Recovering Nature: It’s all about the economics

Recovering Nature: It’s all about the economics

The State of Nature in the UK

As if we needed further reminding, the recently published State of Nature Report 2023 highlights the increasingly perilous condition of our biodiversity in the UK. Since 1970 UK species have declined by on average 19% , and nearly 1 in 6 species (16.1%) are now threatened with extinction. Only 5% of the British Isles in properly ‘managed’ for nature, which paradoxically means that the rest manages itself as a fully functioning biodiverse ecosystem.

Let’s be honest here, this biodiversity crisis in the UK is real. In spite of having some of the finest conservation NGO’s in the world; a wealth of ecologists, scientists, and land managers; a keen ‘nature friendly’ populace; a horde of citizen scientists and years of tick box Agri-environment schemes all aimed at trying to reverse damage done to large swathes of our countryside from overgrazing, pesticides, soil and water pollutants, we have all still failed.



‘Naturenomics’: making nature restoration financially viable

Now the one thing that is always forgotten about in conservation circles is good old economics – what I have always called ‘naturenomics’. This, to put it bluntly, is how our farmers and landholders can put food on their own table (if they now need to balance landsharing for nature – not just produce food for human consumption). Over my lifetime I have had the privilege of seeing nature-based economics in action, powered by landowners and communities in other parts of the world. It is wholly driven by the economic benefits and seldom, if ever, by government policy or another round of grant funding.

Post Brexit, a host of new (and often very worthy) agri-environmental payments including the new sustainable farming incentive (SFI) have been introduced, but none of them allow farmers to ‘earn an honest crust’ as they are based on outdated income foregone principals. These payments, or calculated incomes, have in fact turned out to be too small, too insignificant, or too bureaucratic to ensure that most farmers or landholders actually bother taking them up. The result is that the land use change needed to achieve our much highlighted ’30 by 30′ nature recovery targets, will never happen.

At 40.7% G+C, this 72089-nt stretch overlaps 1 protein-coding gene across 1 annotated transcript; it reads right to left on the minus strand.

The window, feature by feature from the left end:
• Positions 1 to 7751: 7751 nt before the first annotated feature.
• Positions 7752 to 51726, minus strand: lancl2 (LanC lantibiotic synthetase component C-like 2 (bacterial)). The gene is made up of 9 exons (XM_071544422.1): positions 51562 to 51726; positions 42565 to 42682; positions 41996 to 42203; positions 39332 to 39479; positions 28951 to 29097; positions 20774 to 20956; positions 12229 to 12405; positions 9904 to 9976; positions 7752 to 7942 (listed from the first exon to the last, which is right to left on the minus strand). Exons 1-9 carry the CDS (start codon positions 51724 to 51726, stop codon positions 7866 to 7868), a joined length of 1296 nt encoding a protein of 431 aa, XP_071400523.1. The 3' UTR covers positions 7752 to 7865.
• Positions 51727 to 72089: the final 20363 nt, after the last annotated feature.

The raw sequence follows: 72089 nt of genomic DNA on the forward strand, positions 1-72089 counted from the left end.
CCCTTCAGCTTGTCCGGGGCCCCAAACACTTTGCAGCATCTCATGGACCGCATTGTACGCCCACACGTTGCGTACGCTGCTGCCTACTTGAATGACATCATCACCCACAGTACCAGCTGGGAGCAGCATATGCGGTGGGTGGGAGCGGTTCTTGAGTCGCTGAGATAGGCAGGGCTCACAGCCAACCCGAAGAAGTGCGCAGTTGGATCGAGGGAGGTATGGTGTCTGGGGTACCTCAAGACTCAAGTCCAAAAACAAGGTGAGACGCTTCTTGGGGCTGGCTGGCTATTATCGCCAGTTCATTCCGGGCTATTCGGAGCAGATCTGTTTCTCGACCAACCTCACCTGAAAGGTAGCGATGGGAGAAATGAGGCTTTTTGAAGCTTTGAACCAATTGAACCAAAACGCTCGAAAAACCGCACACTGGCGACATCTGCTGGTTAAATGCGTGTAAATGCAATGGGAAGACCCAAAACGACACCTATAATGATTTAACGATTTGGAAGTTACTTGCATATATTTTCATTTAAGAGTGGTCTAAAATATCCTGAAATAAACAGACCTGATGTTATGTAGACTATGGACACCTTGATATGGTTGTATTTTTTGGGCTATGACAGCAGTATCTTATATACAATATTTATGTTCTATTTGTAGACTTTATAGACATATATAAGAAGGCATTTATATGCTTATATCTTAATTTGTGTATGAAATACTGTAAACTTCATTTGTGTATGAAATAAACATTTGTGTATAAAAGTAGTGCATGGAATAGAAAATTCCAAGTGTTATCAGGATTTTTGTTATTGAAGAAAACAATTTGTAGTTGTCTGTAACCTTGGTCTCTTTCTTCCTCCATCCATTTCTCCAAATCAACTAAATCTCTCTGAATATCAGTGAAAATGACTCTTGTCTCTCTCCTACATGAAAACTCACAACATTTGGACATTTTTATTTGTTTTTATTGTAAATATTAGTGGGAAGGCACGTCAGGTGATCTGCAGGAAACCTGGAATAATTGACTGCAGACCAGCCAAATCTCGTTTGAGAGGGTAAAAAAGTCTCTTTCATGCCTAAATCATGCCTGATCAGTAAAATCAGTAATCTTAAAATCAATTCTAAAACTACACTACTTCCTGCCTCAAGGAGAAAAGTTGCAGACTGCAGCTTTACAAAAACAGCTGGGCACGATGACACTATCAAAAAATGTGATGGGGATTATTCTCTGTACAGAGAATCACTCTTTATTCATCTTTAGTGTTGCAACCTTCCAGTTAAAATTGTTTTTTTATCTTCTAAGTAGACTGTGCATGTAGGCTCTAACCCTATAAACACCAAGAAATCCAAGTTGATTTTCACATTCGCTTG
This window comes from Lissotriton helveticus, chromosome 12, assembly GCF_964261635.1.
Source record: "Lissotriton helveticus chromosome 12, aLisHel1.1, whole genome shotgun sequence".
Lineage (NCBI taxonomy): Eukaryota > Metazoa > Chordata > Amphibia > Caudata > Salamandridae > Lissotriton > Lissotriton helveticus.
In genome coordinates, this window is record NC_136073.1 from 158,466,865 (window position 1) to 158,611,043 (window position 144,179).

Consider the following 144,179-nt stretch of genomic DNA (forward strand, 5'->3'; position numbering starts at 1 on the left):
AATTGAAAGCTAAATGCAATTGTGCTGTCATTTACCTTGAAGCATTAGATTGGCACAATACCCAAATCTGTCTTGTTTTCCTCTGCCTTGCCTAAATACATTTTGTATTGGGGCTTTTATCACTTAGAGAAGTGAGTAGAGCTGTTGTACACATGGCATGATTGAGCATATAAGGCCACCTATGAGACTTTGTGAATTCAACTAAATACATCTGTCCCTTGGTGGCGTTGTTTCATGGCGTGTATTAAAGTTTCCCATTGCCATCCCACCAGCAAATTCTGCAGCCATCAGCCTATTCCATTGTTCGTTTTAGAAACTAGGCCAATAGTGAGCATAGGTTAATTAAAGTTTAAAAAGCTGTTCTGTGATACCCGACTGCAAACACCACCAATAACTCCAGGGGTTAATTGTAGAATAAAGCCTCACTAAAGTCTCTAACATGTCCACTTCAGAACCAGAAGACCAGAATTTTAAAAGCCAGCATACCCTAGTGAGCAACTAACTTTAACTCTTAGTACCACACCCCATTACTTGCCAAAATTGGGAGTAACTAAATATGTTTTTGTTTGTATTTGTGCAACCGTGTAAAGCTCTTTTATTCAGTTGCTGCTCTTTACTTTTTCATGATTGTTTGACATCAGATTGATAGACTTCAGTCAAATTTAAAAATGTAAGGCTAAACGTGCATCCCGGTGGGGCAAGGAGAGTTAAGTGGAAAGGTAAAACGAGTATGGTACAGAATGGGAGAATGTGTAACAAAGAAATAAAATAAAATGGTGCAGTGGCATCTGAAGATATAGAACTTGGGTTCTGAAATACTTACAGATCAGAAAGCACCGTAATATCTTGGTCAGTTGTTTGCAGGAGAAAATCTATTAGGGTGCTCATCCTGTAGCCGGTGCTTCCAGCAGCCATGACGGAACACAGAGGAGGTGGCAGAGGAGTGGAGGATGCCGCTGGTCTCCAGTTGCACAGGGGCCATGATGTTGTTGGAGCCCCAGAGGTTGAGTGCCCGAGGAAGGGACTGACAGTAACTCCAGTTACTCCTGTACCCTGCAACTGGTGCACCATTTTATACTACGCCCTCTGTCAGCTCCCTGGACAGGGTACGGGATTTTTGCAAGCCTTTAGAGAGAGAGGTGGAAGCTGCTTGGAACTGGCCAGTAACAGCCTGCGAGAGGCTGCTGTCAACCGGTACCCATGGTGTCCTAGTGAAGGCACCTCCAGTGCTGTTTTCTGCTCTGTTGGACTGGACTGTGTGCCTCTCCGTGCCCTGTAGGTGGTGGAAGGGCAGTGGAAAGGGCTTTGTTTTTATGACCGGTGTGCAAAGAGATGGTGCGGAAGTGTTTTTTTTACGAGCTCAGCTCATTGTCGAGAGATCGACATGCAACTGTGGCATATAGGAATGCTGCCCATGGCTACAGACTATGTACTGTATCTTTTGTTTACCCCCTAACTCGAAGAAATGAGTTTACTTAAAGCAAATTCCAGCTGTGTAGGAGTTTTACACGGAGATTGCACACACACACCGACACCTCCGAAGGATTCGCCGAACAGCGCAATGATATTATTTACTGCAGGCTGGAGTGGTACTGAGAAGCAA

Farms and landholdings are after all business enterprises. Their owners and managers make daily commercial decisions on the use of their land, following their own business strategies for crop or livestock rotations and often taking multi-year approaches. They must make long-term decisions and stick with them in order to maintain a profitable food production business.

So, when along comes an agrarian revolution like today – a rural transformation the Government is trying to catalyse thanks to the collapse in our natural ecosystems and the climate crisis – we cannot be too surprised when most farmers and landholders reject the measly offerings of DEFRA funds, targeted handouts and hard-won grants for landscape recovery. Sadly, all of this is similar to what was on offer before, so it’s hardly going to move the dial much further this time round.



Introducing Biodiversity Net Gain (BNG)

But thankfully, along has come the rocket fuel of the revolution, Biodiversity Net Gain (or BNG). At last, an instrument – a sort of nature friendly cash machine for those who want to be better stewards of their lands – that recognises and pays for both the real land value and for nature restoration. Funds generated through BNG allow the owner of those new-fangled ‘biodiversity units’ to earn an income for the next 30 years or so, whilst being able to put some of their land aside for nature’s needs too. This is not £200 a hectare for conventional farming, but some authorities offering closer to £900 or more per hectare per annum for the next 30 years. Income can often be five or ten times as much as this, depending on who’s doing the work and the local demand for credits. Now that makes fundamental commercial and business sense to just about every farmer or landowner I know.

But, nothing works in isolation. Nature recovery still needs the visionary landholders, businesses, and experts to catalyse it, and a progressive government to build a sensible, stable policy foundation and tax regime to incentivise it. But ultimately it will be the financial returns that deliver landscape-scale transformation.  It’s the hardheaded business realities that will drive any chance of us restoring Britain’s lost wild isles. It must be more, far more, financially viable to deliver this ‘land share with nature’ over any other land use practice, be that a large grouse moor managed for shooting or a struggling downland farm.  It certainly won’t be more NGO fundraising, philanthropic investment, or yet more government subsidies or grants that will work. We tried that for the last 50 plus years – and it has failed.

It’s all about the economics, and the minute the rural economy can make real money out of nature recovery, the much-trumpeted land revolution will begin.



Julian Matthews

Founder, Real Wild Estates 



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